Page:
Laura Rosen, Ph.D., Family Communications

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expert_profile_rosen Laura Rosen, Ph.D., is author of When Someone You Love is Depressed. She has her own private practice in psychiatry, in New Jersey.

What roles and responsibilities can family members and friends take on to help someone with a depressive disorder?

Good relationships and social support can act as a buffer against depression. Support from family members and friends can make treatment more effective. So, if you care about someone who is depressed, the first thing to do is to let them know that you care. Try to provide a warm, supportive environment. Help the depressed person get into treatment and help him follow the doctor's instructions. And lastly, try to be sensitive. Treat the person as normally as possible, but don't try to act like nothing is wrong. The depressed person will usually appreciate that you are not denying the depression and that you are willing to help in any way that you can.

What shouldn't they do?

The most important thing is not to expect the person to just "snap out it." Depression is an illness. It is not willful and people can't just "pull themselves up by their bootstraps." Unfortunately, it's not that easy. Be careful not to criticize or blame the person for the depressed behavior. And don't take the depressed person's negativity personally. Part of being depressed is seeing the world and other people in a negative light. So, be aware of that and try not to take things personally and overreact. This is also not a time to make any major life decisions. If possible, focus instead on little steps to help the depressed person get better.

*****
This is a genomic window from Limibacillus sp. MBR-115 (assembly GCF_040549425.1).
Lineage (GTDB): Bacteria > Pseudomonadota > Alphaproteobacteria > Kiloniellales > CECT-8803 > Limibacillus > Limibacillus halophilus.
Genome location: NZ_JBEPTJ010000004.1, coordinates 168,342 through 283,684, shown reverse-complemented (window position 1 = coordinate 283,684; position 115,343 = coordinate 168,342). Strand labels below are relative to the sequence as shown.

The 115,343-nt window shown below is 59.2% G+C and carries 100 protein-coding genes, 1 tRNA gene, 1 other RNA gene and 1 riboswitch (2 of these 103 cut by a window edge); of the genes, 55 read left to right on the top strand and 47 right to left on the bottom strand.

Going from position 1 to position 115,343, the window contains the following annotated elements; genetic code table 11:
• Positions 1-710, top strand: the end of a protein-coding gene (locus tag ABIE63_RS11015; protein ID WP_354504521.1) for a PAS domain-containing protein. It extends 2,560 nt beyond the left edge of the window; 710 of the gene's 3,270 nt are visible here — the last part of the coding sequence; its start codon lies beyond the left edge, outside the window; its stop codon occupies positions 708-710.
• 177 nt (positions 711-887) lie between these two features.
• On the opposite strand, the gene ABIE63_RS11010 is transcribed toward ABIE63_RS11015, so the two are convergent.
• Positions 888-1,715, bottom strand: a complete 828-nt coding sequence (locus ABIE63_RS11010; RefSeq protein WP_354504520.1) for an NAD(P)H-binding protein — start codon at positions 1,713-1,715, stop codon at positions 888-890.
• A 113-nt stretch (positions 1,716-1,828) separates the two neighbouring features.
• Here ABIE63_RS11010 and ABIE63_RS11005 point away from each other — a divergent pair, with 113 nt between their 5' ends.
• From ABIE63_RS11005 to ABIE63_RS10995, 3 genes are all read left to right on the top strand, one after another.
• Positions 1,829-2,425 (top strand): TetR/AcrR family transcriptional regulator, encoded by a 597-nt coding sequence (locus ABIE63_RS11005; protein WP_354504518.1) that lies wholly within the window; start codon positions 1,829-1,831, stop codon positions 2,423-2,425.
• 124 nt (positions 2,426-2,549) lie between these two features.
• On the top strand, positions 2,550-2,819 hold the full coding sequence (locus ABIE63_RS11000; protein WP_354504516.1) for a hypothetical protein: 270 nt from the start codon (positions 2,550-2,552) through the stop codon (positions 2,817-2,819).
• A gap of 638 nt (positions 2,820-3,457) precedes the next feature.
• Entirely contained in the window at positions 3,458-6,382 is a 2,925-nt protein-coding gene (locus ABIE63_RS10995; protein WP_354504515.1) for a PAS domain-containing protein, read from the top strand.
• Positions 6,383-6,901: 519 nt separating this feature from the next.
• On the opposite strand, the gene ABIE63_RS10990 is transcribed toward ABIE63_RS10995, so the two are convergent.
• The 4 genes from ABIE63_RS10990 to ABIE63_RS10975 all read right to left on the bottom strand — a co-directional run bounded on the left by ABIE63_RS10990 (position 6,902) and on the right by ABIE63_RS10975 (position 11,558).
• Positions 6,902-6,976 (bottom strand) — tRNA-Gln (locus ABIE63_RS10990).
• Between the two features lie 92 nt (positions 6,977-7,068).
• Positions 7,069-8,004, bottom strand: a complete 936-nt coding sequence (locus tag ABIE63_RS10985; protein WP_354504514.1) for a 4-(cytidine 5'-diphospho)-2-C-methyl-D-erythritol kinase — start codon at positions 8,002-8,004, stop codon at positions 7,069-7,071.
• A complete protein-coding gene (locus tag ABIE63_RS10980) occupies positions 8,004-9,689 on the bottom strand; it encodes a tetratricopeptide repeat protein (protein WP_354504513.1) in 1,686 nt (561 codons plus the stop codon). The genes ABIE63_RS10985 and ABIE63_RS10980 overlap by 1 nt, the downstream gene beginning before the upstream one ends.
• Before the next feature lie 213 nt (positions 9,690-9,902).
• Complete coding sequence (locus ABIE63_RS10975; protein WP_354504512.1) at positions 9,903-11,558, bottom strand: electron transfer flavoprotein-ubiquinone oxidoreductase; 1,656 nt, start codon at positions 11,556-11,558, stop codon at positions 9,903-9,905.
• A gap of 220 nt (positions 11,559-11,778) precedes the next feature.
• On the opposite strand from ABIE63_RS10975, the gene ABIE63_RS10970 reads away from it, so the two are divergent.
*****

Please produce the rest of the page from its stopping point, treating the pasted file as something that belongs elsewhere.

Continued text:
Do clearly defined roles and responsibilities help improve communications?

Absolutely! If family members can pitch in and take care of some of the depressed person's responsibilities, that can be a big help. For example, if the depressed person just isn't up to doing the weekly food shopping and a spouse can do it instead, that can be a big relief. However, it's important to keep the lines of communication open and check in with the depressed person about what would be helpful. You want to help out, but not so much that the depressed person feels like an invalid, like no one relies on them. Talking is one of the most important ways of expressing and understanding each other's needs. Planning out who will do what and how much help the depressed person might need will go a long way to prevent the person from feeling isolated and alone. The more you can talk about it, the better it will be. Sometimes family members tell me that they don't want to "bother" the depressed person by discussing plans or responsibilities at home, but not talking about these things can actually result in more misunderstandings and miscommunications.

What are helpful ways family members and friends can talk to someone with a depressive disorder?

Be direct. Make eye contact. Target the problem and talk specifically about what the issue is, rather than using words like "never" and "always" that make everyone feel discouraged and overwhelmed. Use "I" statements. For example, "I feel disappointed when you don't want to go to the party" is much less accusatory than "You never want to do anything. You're just not any fun anymore!" Instead, say what you think, feel, and want clearly in a compassionate way. Reflect back what you've heard. Show that you have really have been listening by attempting to state the feeling that the other person has expressed. Check in with each other to make sure you got it right. And lastly, be willing to compromise and give each other credit for trying to collaborate on something.